Revisioncontrol with Git

The most fundamental difference between Git and other revision control systems like SVN or CVS is the way how you work with it. With Git you will usually clone a repository. This creates a directory on your desktop where all the data about all revisions is stored. This means that you are not depending on a server somewhere. You can easily just use git locally.

Local install

Most current linux distributions include a package git-core and maybe also git-gui If you are using Windows you should have a look at msysgit

After the initial install you should configure the your user information:

Install on a server for example QNAP NAS TS-209

You can just install git the same way as with the local install. On a TS-209 this means:

You can create a repository on the server as follows:

with –bare your files will just be saved in the binary git-format.

To use that repository on the local machine you will need to create an empty repository and the you can specify the remote one as a remote destination. The command push allows you to writer local changes onto the server and fetch allows you to read updates from the server and apply them locally.

Full syntax for SSH-Url:


Caution: you cannot define the password for the user (not user:password@SERVER:PORT) if you define a port!

Using git for a SVN-Repository

Usually you just need to install the package git-svn. After that you can use a SVN repository just the same way as you would use a git repository. You just need to type git-svn instead of git for all commands.

Import an SVN repository:

Fetch updates

Ignore filemode changes

Just execute the following command:

Problems with git

  • Trailing Whitespace Error
    This pre-commit Error can be fixed easily. Just remove the following lines from the file .git/templates/hooks/pre-commit:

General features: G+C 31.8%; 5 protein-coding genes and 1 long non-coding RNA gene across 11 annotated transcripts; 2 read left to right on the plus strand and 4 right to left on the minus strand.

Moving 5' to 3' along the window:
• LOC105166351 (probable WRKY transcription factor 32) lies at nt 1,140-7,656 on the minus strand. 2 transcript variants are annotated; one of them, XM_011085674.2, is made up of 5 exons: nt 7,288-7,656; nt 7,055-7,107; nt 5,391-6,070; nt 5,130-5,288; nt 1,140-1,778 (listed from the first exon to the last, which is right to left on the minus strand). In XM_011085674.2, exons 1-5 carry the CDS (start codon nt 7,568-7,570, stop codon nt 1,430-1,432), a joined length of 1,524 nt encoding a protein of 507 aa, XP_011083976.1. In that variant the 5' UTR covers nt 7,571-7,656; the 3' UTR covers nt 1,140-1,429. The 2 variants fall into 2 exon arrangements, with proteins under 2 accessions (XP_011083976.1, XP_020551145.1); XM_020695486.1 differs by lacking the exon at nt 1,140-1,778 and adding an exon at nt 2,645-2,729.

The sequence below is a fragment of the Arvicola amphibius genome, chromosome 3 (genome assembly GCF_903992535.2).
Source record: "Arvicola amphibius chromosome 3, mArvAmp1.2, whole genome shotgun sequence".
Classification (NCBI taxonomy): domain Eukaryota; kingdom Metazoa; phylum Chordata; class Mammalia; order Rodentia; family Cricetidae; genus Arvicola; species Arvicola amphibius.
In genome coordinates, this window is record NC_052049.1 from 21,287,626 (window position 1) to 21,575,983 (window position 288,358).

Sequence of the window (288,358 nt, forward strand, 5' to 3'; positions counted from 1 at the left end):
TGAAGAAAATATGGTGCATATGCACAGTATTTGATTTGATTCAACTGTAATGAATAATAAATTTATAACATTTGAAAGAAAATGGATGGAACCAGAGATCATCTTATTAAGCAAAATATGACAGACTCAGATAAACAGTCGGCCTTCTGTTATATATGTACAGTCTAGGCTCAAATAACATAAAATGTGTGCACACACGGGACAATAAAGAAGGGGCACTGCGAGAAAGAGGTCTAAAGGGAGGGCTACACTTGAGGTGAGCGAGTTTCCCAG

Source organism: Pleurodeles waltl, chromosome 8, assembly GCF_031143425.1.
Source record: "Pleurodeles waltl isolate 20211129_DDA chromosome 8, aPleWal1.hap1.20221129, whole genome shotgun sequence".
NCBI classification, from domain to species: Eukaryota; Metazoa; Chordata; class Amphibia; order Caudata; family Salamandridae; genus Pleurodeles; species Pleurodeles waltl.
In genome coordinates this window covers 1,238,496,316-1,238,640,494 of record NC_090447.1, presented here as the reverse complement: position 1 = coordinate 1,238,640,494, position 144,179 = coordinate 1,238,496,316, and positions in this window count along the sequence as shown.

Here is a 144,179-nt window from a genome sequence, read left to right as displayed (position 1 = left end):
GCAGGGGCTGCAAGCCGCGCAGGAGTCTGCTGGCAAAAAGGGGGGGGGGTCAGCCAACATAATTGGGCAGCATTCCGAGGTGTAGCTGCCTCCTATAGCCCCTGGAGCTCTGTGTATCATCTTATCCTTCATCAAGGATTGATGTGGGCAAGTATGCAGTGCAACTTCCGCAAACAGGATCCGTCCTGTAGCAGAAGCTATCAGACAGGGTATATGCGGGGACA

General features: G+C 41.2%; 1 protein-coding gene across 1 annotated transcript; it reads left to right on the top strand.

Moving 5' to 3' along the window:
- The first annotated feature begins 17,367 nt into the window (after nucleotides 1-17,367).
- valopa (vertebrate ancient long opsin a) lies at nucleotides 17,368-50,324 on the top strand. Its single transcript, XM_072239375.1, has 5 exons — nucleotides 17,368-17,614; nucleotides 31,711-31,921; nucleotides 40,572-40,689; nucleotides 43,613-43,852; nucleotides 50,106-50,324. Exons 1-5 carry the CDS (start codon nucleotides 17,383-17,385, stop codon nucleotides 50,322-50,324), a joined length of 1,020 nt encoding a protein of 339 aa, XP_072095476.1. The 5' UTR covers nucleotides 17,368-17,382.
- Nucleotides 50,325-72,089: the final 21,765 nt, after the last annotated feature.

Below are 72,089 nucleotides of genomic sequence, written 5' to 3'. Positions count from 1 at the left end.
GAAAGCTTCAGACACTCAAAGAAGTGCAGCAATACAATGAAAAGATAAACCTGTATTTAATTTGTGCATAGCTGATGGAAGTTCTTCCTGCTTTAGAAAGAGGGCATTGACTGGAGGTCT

• git-receive-pack: command not found

    The reason for that error is the PATH variable which will not be set if you are using a not-interactive SSH connection. For an easy fix you could just make links to the necessary binaries in you /bin folder:


C# Performance/Memory Pitfalls

Some things you could look for in the code

  • Lists vs Queues: If you loop over a list the Garbage Collector cannot free memory even if you just need to process each object once. Use a Queue instead as soon as the object is removed and processed it can be garbage collected
  • MemoryStream: You shouldn’t construct MemoryStreams with the default constructor. This will result in a stream for 128 kb of data. Internally the data is saved in a byte array and as soon as you exceed the 128 kb if will allocated twice the old amount and it needs to copy the old content. If you know that you are writing about 64 mb of data you should therefore initialize the MemoryStream with that capacity. Otherwise it will need to expand itself 10 times. You will also end up with objects that are wasting space (32 mb, 16 mb, 8 mb, 4 mb, 2 mb, 1 mb, 512 kb, 256 kb, 128 kb). All these objects need to be garbage collected and if you are using MemoryStreams frequently you will generate big areas of non-continuous space and after a while C# will not be able to allocate big objects (arrays need continuous space!) anymore.
  • ArrayList: Quite the same as for MemoryStreams. Initialize them with a reasonable capacity

Where to optimize: Usually most of the time that a method takes is just in very few lines. A big refactoring is usually not worth the effort. Pay attention:

  • to use the right datastructure: p. x. never try to search elements in an unsorted list)
  • to use the right algorithm: BubbleSort is only efficient if the data is almost sorted
  • to use caching: if you need to access a calculated value a lot just save it in a member after you calculated it the first time but pay attention to invalidate the cache
  • to optimize the database access: do you really need distributed transactions?, use a connection pool, use one query to fetch all the data you need (and maybe a little bit more) instead of lots and lots of small queries